## What does accuracy and precision mean?

When a quantity is measured or calculated, the *accuracy* of
the measurement or the calculated result gives the degree of
closeness of the value to the correct value. Accuracy, therefore,
describes a property of the result. *Precision*, on the
other hand, quantifies the degree of how well the measurements were
taken, or how well the calculations were carried out. Precision says
something about the process of measurement or the calculation, but
says nothing about the result of the measurement or the calculated
value.

It is often possible to increase the accuracy of a result by increasing the precision of the measuring instrument or the method of calculation; however, if the manner of taking the measurement, or carrying out the calculation is incorrect, increasing the precision will not necessarily increase the accuracy of the result. Furthermore, if the value of a quantity is already known accurately, increasing the precision will not change the value.

## What is precision?

When the numerical value of a quantity is presented, the precision
is inherently determined based on the manner in which the value is
displayed. For instance, 3.14 and 3.1415 are two values of \(\pi\)
with different precisions, the latter being more precise. In order
to understand precision, we must first understand the notion
of *significant digits*.

In any representation of a numerical value:

- the leftmost nonzero digit is a significant digit;
- if there is no decimal point, the rightmost nonzero digit is a significant digit;
- if there is a decimal point, the rightmost digit is a significant digit, even when it is zero; and
- all of the digits in between the leftmost and the rightmost significant digits are all significant digits.

Hence, the number of significant digits in a representation gives the precision of the value. The following numbers all have 4 significant digits: 3586, 358.6, 0358.6, 358.0, 35.00, 358600. In the last number, the two zeros are not counted as significant digits, although they are significant. To resolve this ambiguity, we must either put a decimal point after the rightmost zero, or use a floating-point representation. Thus, we either represent the number as 358600., or as \(3.586 \times 10^5\).

## Chopping-off or rounding-off?

After a value has been measured or calculated, it is sometimes necessary to reduce the value to the required precision. This may be achieved in two ways: a) chopping-off, or b) rounding-off.

When we reduce precision by *chopping-off*, we simply
discard every digit in the representation to the right of the least
significant digit (the rightmost significant digit). For instance,
we chop off the value 48.9864 with six significant digits to a value
with four significant digits as 48.98.

Although chopping-off is very simple, it is not attractive because the accuracy of the result is significantly reduced in the process due to straightforward discarding of the insignificant digits. When we round off a value, however, we remove the insignificant digits after taking into account their significance on the accuracy of the value prior to rounding-off. To understand what we mean by 'significance to accuracy', we must first quantify the meaning of accuracy.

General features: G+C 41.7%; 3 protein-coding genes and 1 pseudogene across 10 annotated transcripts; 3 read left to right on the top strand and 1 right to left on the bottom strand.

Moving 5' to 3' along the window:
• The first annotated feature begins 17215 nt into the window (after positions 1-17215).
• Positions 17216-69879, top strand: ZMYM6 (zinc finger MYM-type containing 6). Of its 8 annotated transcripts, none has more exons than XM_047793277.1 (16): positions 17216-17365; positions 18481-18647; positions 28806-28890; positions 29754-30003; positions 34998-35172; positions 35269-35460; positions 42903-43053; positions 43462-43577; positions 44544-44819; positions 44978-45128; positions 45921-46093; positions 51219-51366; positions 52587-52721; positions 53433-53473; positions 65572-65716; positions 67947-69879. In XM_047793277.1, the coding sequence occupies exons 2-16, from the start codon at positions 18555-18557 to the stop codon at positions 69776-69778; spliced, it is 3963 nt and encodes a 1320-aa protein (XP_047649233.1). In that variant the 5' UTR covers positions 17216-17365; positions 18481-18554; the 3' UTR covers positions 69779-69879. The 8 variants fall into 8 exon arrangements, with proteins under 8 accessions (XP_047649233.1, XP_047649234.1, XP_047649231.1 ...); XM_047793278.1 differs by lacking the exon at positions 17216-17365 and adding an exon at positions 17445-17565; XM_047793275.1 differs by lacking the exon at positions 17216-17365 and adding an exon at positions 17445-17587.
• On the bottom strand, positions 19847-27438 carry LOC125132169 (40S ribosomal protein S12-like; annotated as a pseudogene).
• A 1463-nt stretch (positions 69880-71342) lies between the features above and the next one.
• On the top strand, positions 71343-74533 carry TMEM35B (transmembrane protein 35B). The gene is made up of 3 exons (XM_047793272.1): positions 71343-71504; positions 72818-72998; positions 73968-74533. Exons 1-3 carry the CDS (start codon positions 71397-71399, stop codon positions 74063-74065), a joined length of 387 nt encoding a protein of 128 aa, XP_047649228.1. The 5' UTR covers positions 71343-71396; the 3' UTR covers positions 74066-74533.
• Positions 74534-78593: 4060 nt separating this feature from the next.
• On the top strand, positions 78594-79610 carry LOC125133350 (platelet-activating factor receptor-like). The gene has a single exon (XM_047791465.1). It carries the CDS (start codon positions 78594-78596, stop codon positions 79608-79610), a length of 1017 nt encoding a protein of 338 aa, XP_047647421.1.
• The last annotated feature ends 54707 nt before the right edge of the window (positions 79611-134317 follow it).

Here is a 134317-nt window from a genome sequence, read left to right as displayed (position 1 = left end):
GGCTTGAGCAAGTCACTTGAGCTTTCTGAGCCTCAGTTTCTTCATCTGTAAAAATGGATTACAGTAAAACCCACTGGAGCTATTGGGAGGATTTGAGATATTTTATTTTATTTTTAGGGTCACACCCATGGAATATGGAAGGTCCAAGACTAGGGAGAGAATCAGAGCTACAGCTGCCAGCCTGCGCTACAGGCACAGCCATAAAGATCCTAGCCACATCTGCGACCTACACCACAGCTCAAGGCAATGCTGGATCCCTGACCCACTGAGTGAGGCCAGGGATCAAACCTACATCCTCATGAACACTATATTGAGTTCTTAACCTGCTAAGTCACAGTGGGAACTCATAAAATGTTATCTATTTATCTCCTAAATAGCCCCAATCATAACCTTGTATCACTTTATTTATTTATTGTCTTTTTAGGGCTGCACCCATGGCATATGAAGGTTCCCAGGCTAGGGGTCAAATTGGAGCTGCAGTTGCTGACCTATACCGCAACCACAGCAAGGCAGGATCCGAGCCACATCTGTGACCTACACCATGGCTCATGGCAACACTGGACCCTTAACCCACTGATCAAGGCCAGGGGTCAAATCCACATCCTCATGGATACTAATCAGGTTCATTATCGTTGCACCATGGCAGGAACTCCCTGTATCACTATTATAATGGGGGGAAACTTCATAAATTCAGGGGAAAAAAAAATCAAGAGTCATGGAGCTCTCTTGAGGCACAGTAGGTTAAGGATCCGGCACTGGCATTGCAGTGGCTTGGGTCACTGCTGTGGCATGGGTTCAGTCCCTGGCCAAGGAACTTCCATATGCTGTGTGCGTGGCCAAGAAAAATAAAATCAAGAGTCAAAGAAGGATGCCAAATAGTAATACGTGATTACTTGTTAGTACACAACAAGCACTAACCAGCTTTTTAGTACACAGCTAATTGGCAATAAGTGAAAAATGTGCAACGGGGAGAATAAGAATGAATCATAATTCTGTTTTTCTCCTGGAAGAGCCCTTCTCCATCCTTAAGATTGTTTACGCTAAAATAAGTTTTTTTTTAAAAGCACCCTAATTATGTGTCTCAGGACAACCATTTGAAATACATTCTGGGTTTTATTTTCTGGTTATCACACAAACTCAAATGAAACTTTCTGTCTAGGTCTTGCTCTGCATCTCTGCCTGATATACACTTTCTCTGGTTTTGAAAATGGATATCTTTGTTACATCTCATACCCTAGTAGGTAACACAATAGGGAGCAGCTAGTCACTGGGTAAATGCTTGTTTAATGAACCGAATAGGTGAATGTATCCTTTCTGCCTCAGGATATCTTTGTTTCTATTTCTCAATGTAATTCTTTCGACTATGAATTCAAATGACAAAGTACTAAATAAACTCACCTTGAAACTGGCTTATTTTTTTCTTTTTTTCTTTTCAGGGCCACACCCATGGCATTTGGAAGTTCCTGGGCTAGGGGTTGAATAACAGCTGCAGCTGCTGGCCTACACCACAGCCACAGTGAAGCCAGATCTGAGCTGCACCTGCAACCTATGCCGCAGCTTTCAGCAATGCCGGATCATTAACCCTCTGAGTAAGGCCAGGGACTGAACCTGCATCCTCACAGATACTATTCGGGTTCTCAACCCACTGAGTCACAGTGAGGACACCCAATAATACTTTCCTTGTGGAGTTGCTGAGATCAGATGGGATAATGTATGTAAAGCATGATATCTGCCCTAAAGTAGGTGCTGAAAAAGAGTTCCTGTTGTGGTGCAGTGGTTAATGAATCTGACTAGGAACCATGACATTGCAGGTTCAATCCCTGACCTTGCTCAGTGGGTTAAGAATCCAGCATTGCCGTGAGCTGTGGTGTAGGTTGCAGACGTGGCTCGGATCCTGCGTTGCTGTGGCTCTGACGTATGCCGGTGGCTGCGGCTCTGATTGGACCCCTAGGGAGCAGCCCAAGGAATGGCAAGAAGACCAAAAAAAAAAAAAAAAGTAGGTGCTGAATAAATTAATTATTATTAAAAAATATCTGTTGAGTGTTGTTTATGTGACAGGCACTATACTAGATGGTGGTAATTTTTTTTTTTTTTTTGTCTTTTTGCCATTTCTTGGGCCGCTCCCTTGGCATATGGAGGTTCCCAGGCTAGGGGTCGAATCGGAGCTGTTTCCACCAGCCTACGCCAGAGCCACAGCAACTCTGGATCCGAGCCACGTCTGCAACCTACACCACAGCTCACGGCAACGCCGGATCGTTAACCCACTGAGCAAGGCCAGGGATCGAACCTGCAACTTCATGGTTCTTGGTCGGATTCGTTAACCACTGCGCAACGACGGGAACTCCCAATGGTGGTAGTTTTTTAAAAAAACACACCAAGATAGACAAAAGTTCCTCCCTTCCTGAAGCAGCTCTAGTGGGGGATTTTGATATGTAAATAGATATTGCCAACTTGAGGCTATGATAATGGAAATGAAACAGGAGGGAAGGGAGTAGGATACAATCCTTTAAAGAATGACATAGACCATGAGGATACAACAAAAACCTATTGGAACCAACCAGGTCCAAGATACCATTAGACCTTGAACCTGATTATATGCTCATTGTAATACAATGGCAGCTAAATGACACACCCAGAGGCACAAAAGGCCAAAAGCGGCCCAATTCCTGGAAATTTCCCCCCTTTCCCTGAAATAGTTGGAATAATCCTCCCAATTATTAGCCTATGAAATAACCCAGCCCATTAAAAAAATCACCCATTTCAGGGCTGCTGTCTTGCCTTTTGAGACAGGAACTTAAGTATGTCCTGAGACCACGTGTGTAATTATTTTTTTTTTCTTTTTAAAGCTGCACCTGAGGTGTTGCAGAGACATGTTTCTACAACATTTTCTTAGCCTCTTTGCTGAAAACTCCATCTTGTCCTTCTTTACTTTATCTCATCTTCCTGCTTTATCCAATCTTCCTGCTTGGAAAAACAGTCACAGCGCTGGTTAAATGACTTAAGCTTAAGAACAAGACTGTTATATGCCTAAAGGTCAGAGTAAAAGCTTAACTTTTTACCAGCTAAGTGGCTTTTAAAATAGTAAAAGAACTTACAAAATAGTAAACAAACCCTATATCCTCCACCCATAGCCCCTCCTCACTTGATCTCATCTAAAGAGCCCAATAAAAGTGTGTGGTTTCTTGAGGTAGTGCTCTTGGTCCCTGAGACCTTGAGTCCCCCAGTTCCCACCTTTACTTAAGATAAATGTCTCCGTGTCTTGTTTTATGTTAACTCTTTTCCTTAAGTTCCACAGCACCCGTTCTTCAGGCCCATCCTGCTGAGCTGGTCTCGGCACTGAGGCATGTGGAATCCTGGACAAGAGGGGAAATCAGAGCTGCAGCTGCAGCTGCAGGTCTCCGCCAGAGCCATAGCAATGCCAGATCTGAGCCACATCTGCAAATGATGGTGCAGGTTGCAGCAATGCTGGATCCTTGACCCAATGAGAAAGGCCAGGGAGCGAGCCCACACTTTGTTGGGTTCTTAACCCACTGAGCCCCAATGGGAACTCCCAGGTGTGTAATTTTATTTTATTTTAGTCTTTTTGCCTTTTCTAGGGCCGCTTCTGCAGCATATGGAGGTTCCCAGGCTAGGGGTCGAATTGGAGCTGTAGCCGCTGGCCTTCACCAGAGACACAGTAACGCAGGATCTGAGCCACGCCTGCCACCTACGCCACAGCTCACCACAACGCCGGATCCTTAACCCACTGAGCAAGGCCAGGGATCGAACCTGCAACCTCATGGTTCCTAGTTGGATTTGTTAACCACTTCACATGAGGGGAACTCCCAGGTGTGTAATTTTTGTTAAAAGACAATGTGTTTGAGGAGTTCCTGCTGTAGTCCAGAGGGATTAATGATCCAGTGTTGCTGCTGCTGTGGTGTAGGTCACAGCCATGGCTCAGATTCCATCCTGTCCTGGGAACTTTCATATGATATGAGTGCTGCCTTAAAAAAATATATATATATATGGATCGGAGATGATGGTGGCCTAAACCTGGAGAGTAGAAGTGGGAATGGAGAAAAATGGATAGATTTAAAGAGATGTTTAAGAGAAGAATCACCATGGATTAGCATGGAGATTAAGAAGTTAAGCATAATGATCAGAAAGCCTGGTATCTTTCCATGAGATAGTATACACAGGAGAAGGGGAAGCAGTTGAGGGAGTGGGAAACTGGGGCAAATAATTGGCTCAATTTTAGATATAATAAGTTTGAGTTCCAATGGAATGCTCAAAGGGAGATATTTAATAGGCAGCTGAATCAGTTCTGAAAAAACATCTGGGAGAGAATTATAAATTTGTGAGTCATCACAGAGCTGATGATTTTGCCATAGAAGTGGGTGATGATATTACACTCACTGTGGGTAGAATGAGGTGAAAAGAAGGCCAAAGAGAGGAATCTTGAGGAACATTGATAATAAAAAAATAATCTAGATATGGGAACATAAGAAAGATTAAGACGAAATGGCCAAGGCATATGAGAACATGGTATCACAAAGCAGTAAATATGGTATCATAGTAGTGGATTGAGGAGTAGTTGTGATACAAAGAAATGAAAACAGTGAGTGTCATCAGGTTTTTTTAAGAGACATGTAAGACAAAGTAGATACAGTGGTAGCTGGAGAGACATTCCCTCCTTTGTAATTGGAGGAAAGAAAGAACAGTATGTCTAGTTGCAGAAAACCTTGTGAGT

## What is accuracy?

The number of significant digits after the decimal point (to the right of the decimal point) gives the places of decimals where the approximation has a correct value as compared to the accurate value. For instance, the value of \(\pi\) as given by the fraction 22/7 is only accurate to 2 places of decimals because the value matches the more accurate result to only two significant digits after the decimal point:

\[\pi = 3.1415\ldots\] \[{22 \over 7} = 3.1428\ldots\]In general, the accuracy of an approximation is defined as follows:

**Definition 1.** An approximation \(x\) is said to be accurate to
\(k\) places of decimals to another number \(y\) if

\[|x - y| \le {1 \over 2} \times 10^{-k}\]

Based on this definition of accuracy, we define rounding-off as follows:

**Definition 2.** An approximation is said to be rounded-off to \(k\)
places of decimals if it contains \(k\) digits after the decimal
point and the absolute value of the difference between the previous
value and the approximate value is not greater than \({1 \over 2} \times 10
^{-k}\).

## A procedure for rounding-off

A numerical value can be rounded-off by using the following procedure:

First, chop off the value to the required places of decimals, and treat the digits to be discarded as a decimal fraction.

If the value to be discarded is greater than 0.5, increment the least significant digit of the chopped-off value by 1.

If the value to be discarded is less than 0.5, do nothing.

If the value to be discarded equals 0.5, increment the least significant digit of the chopped-off value by 1, only if it is odd.

For instance, the value 2.4865, 2.4854, 2.4855 and 2.4845 are rounded off to 3 places of decimals to 2.486, 2.485, 2.486 and 2.484 respectively.

In the above procedure, step 4 is important as it reduces the
effect of cumulative *rounding up* or *rounding down*
to the accuracy of the approximation. By spreading the increments
appropriately, the rounded values are kept close to the correct
value when multiple calculations are carried out using the same
number.

This post is based on a draft article I wrote in 27~30 January 2009 to reinforce my understanding of the text inFirst Course in Numerical Analysis[McGraw-Hill, 1978] by Anthony Ralston.